Now listen and see if the words of Scripture do not agree with what I have said. The Lord was passing by and crowds were following him. His miracles gave proof of divine power, and a woman cried out: Happy is the womb that bore you, blessed is that womb! But the Lord, not wishing people to seek happiness in a purely physical relationship, replied: More blessed are those who hear the word of God and keep it. Mary heard God’s word and kept it, so she is blessed [undeniably so]. She kept God’s truth in her mind, a nobler thing than carrying his body in her womb. The truth and the body were both Christ: he was kept in Mary‘s mind insofar as he is truth, he was carried in her womb insofar as he is man; but what is kept in the mind is of a higher order than what is carried in the womb.

The Virgin Mary is both holy and blessed, and yet the Church is greater than she. Mary is a part of the Church, a member of the Church, a holy, an eminent—the most eminent—member, but still only a member of the entire body. The body undoubtedly is greater than she, one of its members. This body has the Lord for its head, and head and body together make up the whole Christ. In other words, our head is divine—our head is God.

Now, beloved, give me your whole attention, for you also are members of Christ; you also are the body of Christ. Consider how you yourselves can be among those of whom the Lord said: Here are my mother and my brothers. Do you wonder how you can be the mother of Christ?[you most certainly can!] He himself said: Whoever hears and fulfills the will of my Father in heaven is my brother and my sister and my mother. As for our being the brothers and sisters of Christ, we can understand this because although there is only one inheritance and Christ is the only Son, his mercy would not allow him to remain alone. It was his wish that we too should be heirs of the Father, and co-heirs with himself.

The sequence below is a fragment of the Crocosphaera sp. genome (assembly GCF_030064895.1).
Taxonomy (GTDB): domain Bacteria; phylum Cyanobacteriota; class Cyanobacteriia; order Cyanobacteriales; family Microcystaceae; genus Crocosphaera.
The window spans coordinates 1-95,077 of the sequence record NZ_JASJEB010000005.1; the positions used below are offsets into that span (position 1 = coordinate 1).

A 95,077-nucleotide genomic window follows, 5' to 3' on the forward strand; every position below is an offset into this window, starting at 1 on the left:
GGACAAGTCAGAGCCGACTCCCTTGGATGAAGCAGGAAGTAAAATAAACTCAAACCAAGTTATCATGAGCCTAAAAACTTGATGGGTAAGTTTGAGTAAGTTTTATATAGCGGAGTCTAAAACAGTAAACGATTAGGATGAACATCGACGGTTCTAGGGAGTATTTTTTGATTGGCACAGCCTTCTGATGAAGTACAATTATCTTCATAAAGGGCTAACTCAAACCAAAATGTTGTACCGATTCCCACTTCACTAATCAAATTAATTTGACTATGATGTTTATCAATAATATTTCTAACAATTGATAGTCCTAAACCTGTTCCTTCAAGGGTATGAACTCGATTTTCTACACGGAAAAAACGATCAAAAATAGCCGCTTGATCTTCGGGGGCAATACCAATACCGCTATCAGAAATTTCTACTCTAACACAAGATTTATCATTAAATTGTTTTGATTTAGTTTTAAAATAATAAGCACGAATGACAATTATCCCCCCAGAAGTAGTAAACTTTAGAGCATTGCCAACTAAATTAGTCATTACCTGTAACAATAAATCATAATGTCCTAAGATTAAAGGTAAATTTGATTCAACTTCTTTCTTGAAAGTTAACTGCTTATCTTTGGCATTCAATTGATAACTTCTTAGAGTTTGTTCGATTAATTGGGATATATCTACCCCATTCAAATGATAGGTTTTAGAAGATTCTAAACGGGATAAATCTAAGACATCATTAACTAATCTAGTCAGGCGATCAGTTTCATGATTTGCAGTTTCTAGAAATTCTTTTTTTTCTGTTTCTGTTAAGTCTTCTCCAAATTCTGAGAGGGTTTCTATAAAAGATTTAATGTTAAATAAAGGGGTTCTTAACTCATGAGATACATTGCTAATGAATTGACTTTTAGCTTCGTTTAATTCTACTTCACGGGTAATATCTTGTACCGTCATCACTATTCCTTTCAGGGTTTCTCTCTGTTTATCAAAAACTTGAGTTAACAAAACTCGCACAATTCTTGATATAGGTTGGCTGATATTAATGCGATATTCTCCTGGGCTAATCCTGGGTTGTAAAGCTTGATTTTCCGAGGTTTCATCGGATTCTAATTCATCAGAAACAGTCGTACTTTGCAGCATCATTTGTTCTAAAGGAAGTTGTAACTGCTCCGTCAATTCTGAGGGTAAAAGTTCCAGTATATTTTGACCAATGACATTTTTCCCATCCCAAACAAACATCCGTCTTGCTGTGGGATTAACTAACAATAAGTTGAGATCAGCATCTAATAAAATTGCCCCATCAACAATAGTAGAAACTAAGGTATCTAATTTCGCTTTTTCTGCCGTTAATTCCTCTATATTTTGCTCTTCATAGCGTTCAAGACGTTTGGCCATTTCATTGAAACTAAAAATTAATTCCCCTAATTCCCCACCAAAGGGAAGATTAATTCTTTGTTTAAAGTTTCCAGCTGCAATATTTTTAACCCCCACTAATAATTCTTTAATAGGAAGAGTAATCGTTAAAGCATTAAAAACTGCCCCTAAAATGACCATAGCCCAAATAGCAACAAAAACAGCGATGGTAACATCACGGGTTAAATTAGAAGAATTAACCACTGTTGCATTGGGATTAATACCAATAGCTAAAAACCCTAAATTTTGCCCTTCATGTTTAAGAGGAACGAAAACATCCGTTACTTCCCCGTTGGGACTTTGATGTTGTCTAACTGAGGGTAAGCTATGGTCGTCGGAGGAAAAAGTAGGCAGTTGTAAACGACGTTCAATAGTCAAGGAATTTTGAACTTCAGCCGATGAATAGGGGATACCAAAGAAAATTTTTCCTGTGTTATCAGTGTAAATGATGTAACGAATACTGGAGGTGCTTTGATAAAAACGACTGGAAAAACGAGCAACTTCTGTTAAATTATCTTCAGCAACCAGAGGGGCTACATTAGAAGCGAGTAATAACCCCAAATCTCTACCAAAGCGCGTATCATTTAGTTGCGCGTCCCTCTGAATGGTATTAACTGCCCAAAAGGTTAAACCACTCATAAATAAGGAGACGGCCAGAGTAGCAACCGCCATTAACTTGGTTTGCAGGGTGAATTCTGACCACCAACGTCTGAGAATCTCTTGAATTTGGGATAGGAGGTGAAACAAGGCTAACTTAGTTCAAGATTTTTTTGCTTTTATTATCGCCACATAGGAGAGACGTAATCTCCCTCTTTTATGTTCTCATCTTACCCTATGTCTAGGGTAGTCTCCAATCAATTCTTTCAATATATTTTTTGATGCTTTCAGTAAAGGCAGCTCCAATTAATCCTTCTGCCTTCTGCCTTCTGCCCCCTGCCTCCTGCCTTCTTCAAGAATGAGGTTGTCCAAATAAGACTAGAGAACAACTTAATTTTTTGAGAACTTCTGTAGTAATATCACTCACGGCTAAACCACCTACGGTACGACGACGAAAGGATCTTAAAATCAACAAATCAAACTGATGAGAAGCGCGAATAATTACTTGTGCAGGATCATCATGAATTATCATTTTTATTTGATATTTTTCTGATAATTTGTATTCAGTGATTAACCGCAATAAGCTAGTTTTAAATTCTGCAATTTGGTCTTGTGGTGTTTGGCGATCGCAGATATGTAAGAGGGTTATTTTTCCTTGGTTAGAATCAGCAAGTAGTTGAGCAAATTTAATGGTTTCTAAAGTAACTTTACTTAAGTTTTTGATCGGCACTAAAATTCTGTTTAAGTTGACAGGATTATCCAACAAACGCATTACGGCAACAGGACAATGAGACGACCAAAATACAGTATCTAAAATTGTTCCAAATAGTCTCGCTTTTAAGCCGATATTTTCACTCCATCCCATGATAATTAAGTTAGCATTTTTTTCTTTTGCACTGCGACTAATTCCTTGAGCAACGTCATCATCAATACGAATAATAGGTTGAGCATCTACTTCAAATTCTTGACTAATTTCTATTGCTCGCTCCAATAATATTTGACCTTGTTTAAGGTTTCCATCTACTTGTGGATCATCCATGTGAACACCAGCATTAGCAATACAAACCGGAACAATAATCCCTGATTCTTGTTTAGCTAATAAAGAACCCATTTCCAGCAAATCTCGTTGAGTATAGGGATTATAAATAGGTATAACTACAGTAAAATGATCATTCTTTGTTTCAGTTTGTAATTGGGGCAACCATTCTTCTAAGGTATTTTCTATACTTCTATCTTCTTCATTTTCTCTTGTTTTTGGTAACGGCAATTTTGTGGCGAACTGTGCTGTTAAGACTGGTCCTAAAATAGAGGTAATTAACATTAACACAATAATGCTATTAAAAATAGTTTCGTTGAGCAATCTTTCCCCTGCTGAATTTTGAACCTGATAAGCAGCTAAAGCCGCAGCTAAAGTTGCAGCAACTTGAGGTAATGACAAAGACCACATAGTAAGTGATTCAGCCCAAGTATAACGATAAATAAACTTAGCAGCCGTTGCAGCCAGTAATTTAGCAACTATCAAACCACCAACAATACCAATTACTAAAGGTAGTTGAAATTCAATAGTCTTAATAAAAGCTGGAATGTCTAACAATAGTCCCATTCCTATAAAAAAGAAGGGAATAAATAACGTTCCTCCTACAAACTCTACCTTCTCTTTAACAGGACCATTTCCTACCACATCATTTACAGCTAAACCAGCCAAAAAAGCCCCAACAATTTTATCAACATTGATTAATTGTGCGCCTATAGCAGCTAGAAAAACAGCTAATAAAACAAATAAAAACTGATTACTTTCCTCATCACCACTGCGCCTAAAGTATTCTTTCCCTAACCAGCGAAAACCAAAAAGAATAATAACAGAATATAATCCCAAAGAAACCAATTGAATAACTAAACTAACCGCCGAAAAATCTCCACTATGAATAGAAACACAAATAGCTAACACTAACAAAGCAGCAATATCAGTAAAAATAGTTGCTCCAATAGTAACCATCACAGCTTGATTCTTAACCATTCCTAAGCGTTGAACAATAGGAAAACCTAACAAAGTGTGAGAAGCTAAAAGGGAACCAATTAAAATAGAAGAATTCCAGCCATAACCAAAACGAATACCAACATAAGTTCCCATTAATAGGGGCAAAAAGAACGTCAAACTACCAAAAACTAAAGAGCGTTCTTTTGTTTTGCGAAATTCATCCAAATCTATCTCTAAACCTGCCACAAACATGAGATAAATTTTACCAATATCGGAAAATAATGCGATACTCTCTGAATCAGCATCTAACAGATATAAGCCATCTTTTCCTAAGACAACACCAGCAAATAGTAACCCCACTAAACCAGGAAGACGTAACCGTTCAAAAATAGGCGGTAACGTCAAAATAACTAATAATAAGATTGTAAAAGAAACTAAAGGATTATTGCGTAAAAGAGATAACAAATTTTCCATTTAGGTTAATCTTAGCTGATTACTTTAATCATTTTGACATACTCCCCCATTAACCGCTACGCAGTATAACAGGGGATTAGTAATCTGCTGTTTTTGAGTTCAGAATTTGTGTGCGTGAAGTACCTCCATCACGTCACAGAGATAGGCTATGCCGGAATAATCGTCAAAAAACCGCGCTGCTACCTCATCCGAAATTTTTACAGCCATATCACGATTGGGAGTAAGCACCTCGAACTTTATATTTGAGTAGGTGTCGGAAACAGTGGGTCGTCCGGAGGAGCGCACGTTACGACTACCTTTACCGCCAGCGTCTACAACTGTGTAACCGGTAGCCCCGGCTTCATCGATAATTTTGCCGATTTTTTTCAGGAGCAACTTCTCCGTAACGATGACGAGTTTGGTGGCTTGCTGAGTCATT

Now having said that all of you are brothers of Christ, shall I not dare [!!!Don’t we shy away from this idea?] to call you his mothers? Much less would I dare to deny his own words. Tell me how Mary became the mother of Christ, if it was not by giving birth to the members of Christ? You, to whom I am speaking, are the members of Christ. Of whom were you born? “Of Mother Church,” I hear the reply of your hearts. You became sons of this mother at your baptism, you came to birth as members of Christ. Now you in your turn must draw to the font of baptism as many as you possibly can. You became sons when you were born there yourselves, and now by bringing others to birth in the same way, you have it in your power to become mothers of Christ.



Render unto Caesar…

Posted by on Aug 13, 2008 at 9:14 pm